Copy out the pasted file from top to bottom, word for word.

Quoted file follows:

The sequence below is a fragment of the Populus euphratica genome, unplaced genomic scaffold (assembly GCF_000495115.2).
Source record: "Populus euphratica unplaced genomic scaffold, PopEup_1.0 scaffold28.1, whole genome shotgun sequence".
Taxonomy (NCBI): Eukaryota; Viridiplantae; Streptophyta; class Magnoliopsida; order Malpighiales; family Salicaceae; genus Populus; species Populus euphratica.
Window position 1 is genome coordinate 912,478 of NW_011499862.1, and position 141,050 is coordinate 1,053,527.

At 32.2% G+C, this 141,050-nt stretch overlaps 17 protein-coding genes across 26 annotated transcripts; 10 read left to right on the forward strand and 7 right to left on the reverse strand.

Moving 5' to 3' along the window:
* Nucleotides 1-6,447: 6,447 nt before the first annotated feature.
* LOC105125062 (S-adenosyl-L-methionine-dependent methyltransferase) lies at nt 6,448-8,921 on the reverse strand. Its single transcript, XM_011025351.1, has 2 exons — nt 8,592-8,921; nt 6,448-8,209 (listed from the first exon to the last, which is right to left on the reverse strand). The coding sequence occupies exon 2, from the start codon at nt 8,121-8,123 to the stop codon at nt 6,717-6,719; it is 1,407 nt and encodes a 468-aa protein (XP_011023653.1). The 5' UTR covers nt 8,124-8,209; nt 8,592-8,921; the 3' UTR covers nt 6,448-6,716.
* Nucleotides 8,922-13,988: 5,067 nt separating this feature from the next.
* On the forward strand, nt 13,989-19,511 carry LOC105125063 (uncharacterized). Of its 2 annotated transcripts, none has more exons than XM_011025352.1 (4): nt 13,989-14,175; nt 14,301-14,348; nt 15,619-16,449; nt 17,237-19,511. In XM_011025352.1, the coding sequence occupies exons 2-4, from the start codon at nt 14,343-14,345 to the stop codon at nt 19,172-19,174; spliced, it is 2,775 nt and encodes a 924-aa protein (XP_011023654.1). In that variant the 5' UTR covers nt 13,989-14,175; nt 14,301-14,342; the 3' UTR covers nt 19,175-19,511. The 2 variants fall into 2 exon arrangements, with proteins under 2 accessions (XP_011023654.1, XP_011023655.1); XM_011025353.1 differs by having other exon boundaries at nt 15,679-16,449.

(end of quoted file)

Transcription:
The sequence below is a fragment of the Populus euphratica genome, unplaced genomic scaffold (assembly GCF_000495115.2).
Source record: "Populus euphratica unplaced genomic scaffold, PopEup_1.0 scaffold28.1, whole genome shotgun sequence".
Taxonomy (NCBI): Eukaryota; Viridiplantae; Streptophyta; class Magnoliopsida; order Malpighiales; family Salicaceae; genus Populus; species Populus euphratica.
Window position 1 is genome coordinate 912,478 of NW_011499862.1, and position 141,050 is coordinate 1,053,527.

At 32.2% G+C, this 141,050-nt stretch overlaps 17 protein-coding genes across 26 annotated transcripts; 10 read left to right on the forward strand and 7 right to left on the reverse strand.

Moving 5' to 3' along the window:
* Nucleotides 1-6,447: 6,447 nt before the first annotated feature.
* LOC105125062 (S-adenosyl-L-methionine-dependent methyltransferase) lies at nt 6,448-8,921 on the reverse strand. Its single transcript, XM_011025351.1, has 2 exons — nt 8,592-8,921; nt 6,448-8,209 (listed from the first exon to the last, which is right to left on the reverse strand). The coding sequence occupies exon 2, from the start codon at nt 8,121-8,123 to the stop codon at nt 6,717-6,719; it is 1,407 nt and encodes a 468-aa protein (XP_011023653.1). The 5' UTR covers nt 8,124-8,209; nt 8,592-8,921; the 3' UTR covers nt 6,448-6,716.
* Nucleotides 8,922-13,988: 5,067 nt separating this feature from the next.
* On the forward strand, nt 13,989-19,511 carry LOC105125063 (uncharacterized). Of its 2 annotated transcripts, none has more exons than XM_011025352.1 (4): nt 13,989-14,175; nt 14,301-14,348; nt 15,619-16,449; nt 17,237-19,511. In XM_011025352.1, the coding sequence occupies exons 2-4, from the start codon at nt 14,343-14,345 to the stop codon at nt 19,172-19,174; spliced, it is 2,775 nt and encodes a 924-aa protein (XP_011023654.1). In that variant the 5' UTR covers nt 13,989-14,175; nt 14,301-14,342; the 3' UTR covers nt 19,175-19,511. The 2 variants fall into 2 exon arrangements, with proteins under 2 accessions (XP_011023654.1, XP_011023655.1); XM_011025353.1 differs by having other exon boundaries at nt 15,679-16,449.